The Cowl design will be an effortless but chic and stylish classic Cowl controlled using some gathering of excess fabric into the shoulder seam. The design challenge here will be where to put the gathers as the design will have both gathers and extended shoulder and the design needs to flow and be controlled but still look effortless. I wanted to extend the shoulders a little to create a little optical illusion. I have a very square body shape and by extending the shoulders it does show a little more definition to the waist I think. Have a look at the difference to these two drawings – the second version just looks so much more curvy, do you think the waist looks thinner? Yes I like this trick!

To drape the sample I am using a cheap thin knit fabric and I apologise in advance for the colour but it was cheap and I can use it for dusters afterwards! If you have something on hand that is a similar drape to your Fashion Fabric then all the better.

Don’t forget that Draping Cowl shapes is not just for the Neckline Front or Back you can also drape like this from the Waist of the Skirt in the side or wherever else you like.

Expect to spend some time draping and playing, the more you play around with the fabric the more ideas you will have about how you want this to look and how it will be constructed. This is a fluid process and you may wish to make different design choices to the ones I have made here in draping or also different decisions in comparison to your original design and that is fine.

Things to consider when draping are, how low do you want the drape? How much volume of fabric do you want to have? Are you going to control excess fabric in the shoulder or lower a Style Line such as a yoke? How wide is your shoulder going to be? How much volume is going into the main body of the top or will you be considering negative ease if using a knit fabric. Will you be using darts? How deep is the armhole going to be? Are you using pleating or gathering? How deep are you going to have your facing. Whats happening in the Back? So if you have your basic design drawn out that will be a good guideline, but don’t let that stop you playing around with this.


The whole of the Front will be draped in one piece for obvious reasons. You can drape on the straight grain or on the bias, a Cowl does tend to drape more beautifully on the bias but it is your choice, now is the time to experiment. Cut about a meter of fabric we don’t want to restrict the amount of fabric we are working with here so a meter will give you lots of fabric to work with. Lightly mark out the Bias Grainline and create a fold around a third of the way down the grainline to create a rough facing for the Cowl.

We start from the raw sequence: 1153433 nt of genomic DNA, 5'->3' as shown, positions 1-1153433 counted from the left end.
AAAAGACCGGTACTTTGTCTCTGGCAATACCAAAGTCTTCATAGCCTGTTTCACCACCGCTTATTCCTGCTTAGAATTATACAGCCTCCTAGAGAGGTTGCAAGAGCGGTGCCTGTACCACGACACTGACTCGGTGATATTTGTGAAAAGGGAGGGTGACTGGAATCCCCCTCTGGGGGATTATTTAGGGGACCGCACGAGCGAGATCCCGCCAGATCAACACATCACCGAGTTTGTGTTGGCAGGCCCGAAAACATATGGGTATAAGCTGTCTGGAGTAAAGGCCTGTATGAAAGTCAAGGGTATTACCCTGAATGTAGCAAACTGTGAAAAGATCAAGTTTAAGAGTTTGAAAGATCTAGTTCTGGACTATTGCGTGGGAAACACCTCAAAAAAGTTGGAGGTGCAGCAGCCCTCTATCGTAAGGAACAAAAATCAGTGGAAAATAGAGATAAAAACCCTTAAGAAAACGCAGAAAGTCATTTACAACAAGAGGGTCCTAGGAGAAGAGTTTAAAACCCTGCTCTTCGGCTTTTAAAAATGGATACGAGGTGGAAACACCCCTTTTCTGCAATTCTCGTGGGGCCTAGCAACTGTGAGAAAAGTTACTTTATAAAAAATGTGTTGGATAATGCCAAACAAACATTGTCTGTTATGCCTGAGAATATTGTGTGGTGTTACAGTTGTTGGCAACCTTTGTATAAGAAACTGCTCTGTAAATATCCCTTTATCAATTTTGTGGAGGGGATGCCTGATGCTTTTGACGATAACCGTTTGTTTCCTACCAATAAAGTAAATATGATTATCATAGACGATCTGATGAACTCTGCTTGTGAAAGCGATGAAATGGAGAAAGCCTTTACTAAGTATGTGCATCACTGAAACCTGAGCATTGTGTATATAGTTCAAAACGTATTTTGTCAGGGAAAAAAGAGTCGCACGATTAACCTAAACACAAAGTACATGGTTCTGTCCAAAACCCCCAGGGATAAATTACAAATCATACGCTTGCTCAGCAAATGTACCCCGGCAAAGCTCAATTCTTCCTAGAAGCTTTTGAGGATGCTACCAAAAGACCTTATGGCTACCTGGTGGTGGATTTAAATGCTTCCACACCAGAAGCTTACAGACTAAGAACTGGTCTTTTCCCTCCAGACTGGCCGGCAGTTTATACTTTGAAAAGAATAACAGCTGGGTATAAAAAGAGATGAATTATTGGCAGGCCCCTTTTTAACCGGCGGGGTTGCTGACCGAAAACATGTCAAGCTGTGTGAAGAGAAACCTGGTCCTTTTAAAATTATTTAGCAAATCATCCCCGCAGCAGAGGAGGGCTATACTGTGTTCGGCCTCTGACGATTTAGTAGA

Have a little fun with it, hold up the fabric in front of the Body Form with the Grainline at Centre Front. Keeping the Grainline Cental dip the middle down creating a Cowl shape and pin the fabric at around centre of the Shoulder seam to start with. Have a play with different depths and different volumes of fabric. I love Cowl Necklines although I don’t have the body for a very deep Cowl but don’t let that stop you.

Once you think you are happy with the depth of the Cowl then pin at the central shoulder position to hold it for now.

Now you could leave it like this for a very slight Cowl or if you prefer more volume, more folds in the Cowl then you can play around with pinning in more of the fabric onto the shoulder this will bring further volume into the Cowl and allow you to control where the volume is placed.

Here you can see on one side more of a Gathered technique and on the other side a couple of simple Tucks/Pleats. To create the gathering simply pinch a little fabric on the shoulder push it up and pin it down, pinch a little more and pin and so on to replicate the effect that drawing up stitches would have in the fabric. If you find pinching such a small amount a little tricky then you can use your pin to drag the fabric across, if you just push it in a little way you can drag the pinch of fabric into position. To create the Pleat/Tuck pinch a little further down and bring the fabric up and pin down, so the same as before only you are pinching a larger amount of fabric, if you follow the natural flow of how the fabric wants to lie this will help determine how wide a pleat you need and what effect this has as the pleat shifting around the Neckline. Help the pleating fold around the Neckline with light fingers creating the waves of fabric in natural and relaxed positions, notice if you try to force anything it will fight against you.